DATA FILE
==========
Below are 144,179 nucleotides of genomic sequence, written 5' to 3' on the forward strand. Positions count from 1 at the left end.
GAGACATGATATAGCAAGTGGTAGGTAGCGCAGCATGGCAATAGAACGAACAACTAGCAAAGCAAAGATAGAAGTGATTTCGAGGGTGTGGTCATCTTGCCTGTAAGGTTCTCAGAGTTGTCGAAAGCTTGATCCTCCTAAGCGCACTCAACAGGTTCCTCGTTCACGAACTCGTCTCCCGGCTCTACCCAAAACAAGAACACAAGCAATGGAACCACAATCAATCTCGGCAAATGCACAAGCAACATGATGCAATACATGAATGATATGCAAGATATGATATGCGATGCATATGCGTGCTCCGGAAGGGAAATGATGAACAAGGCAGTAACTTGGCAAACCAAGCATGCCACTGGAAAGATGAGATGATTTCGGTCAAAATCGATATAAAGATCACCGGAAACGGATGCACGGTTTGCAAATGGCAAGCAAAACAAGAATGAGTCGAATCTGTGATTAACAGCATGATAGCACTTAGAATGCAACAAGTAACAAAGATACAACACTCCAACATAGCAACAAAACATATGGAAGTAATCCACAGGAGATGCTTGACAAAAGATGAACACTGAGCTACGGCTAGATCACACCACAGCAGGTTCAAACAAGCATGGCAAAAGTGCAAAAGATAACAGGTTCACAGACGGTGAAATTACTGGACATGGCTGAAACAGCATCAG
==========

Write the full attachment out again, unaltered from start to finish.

Below are 144,179 nucleotides of genomic sequence, written 5' to 3' on the forward strand. Positions count from 1 at the left end.
GAGACATGATATAGCAAGTGGTAGGTAGCGCAGCATGGCAATAGAACGAACAACTAGCAAAGCAAAGATAGAAGTGATTTCGAGGGTGTGGTCATCTTGCCTGTAAGGTTCTCAGAGTTGTCGAAAGCTTGATCCTCCTAAGCGCACTCAACAGGTTCCTCGTTCACGAACTCGTCTCCCGGCTCTACCCAAAACAAGAACACAAGCAATGGAACCACAATCAATCTCGGCAAATGCACAAGCAACATGATGCAATACATGAATGATATGCAAGATATGATATGCGATGCATATGCGTGCTCCGGAAGGGAAATGATGAACAAGGCAGTAACTTGGCAAACCAAGCATGCCACTGGAAAGATGAGATGATTTCGGTCAAAATCGATATAAAGATCACCGGAAACGGATGCACGGTTTGCAAATGGCAAGCAAAACAAGAATGAGTCGAATCTGTGATTAACAGCATGATAGCACTTAGAATGCAACAAGTAACAAAGATACAACACTCCAACATAGCAACAAAACATATGGAAGTAATCCACAGGAGATGCTTGACAAAAGATGAACACTGAGCTACGGCTAGATCACACCACAGCAGGTTCAAACAAGCATGGCAAAAGTGCAAAAGATAACAGGTTCACAGACGGTGAAATTACTGGACATGGCTGAAACAGCATCAG